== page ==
Now we just need a straightforward limit argument. Recall that $\operatorname{Gal}(\overline{\mathbf Q}/\mathbf Q)$ is the limit of $\operatorname{Gal}(K/\mathbf Q)$ for all finite Galois extensions $\mathbf Q \to K$ (with its natural profinite topology), and likewise $\operatorname{Hom}(\overline{\mathbf Z},\overline{\mathbf F}_p)$ is the limit of $\operatorname{Gal}(\mathcal O_K,\overline{\mathbf F}_p)$ over all finite Galois extensions $\mathbf Q \to K$. Since a cofiltered limit of finite nonempty sets is nonempty [Tag 0A2R] (or a countable cofiltered limit of surjective maps is nonempty), we see $\operatorname{Hom}(\overline{\mathbf Z},\overline{\mathbf F}_p) \neq \varnothing$, and a limit of torsors under finite groups is a torsor under the limit group.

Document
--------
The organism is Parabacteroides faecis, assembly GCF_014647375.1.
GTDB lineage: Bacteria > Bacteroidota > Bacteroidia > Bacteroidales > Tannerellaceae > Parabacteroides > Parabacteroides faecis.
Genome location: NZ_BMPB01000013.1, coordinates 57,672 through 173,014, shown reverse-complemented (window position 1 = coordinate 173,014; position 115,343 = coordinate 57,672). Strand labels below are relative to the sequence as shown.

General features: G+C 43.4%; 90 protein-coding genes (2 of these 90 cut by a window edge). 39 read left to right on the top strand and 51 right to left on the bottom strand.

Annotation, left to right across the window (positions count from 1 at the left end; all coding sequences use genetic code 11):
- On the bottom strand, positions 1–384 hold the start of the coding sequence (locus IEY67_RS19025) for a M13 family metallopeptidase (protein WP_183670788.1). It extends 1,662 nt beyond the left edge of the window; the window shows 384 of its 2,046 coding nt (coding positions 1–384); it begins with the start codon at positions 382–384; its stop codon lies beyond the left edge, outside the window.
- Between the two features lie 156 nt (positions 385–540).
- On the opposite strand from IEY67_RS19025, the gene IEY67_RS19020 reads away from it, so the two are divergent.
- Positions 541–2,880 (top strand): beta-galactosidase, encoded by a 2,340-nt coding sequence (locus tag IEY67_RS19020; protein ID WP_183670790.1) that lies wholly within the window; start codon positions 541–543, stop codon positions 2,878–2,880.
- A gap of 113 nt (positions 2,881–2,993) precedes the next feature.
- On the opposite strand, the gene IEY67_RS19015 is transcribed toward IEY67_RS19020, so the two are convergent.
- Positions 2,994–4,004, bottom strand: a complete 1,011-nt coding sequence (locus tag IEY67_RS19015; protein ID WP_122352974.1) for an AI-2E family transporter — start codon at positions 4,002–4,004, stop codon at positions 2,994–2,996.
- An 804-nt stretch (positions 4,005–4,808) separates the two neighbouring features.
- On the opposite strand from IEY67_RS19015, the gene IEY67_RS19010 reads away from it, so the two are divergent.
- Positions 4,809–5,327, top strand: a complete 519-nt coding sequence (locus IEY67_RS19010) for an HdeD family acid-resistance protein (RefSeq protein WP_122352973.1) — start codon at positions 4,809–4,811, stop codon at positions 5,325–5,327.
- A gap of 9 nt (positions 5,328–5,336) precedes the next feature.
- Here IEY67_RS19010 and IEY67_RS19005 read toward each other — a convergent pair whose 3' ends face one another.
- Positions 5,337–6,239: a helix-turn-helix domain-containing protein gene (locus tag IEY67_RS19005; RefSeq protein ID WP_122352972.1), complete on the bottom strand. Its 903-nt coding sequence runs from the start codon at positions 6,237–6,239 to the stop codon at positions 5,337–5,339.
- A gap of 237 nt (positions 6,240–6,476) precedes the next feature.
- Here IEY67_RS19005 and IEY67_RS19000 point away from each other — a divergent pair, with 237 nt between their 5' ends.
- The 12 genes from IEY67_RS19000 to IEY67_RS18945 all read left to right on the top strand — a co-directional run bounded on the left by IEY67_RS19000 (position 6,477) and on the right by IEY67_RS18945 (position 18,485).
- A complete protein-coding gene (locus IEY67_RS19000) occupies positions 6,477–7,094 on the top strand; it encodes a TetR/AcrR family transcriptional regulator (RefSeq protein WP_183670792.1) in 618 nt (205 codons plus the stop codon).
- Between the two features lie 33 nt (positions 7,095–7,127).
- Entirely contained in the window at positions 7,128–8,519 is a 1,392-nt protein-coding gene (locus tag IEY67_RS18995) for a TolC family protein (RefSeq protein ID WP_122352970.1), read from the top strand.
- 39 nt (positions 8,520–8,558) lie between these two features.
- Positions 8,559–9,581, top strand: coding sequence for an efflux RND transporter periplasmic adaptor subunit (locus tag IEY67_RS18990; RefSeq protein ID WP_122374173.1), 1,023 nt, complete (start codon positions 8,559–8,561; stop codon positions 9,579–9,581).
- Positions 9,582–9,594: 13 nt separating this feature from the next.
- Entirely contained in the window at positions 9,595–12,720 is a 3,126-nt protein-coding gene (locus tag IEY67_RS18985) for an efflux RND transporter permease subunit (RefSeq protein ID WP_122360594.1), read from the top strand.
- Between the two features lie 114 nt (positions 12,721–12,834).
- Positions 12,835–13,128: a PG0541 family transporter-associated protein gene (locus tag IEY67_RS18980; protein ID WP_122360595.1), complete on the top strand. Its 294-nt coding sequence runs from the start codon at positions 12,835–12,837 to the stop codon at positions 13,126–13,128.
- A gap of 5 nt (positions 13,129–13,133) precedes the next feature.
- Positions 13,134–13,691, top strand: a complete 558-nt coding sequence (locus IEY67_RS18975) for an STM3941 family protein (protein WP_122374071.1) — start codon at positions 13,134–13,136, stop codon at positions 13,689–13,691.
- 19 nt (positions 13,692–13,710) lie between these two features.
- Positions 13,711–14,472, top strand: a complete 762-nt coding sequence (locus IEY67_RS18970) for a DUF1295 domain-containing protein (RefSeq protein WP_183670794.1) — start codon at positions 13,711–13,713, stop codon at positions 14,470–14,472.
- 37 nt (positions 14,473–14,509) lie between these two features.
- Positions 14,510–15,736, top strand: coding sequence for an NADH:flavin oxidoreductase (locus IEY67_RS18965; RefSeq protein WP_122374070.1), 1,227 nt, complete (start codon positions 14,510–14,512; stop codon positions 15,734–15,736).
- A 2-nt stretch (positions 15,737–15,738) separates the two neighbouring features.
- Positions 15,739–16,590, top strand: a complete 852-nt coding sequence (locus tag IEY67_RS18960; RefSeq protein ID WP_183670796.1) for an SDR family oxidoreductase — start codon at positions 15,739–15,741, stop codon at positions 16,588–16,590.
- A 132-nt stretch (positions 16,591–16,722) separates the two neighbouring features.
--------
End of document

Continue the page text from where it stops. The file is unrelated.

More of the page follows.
References.

[Neukirch] J. Neukirch, Algebraic number theory. Grundlehren der Mathematischen Wissenschaften 322. Springer, 1999. ZBL0956.11021.

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  • $\begingroup$ Thank you very much! $\endgroup$
    – UVIR
    May 7, 2023 at 15:10
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The other answer is excellent and provides a lot more context, but if you are just after the existence statement, then there is a much more straightforward argument.

Since $p$ is not invertible in $\overline{\mathbb Z}$, you can find some maximal ideal $\mathfrak m$ which contains $p$. Then $\overline{\mathbb Z}/\mathfrak m$ is a field extension of $\mathbb F_p$, and it is enough to argue that it is an algebraic closure.

Indeed, any element of $\overline{\mathbb Z}$ satisfies a monic equation over $\mathbb Z$ (by definition), and reducing this equation we see any element of $\overline{\mathbb Z}/\mathfrak m$ is algebraic over $\mathbb F_p$.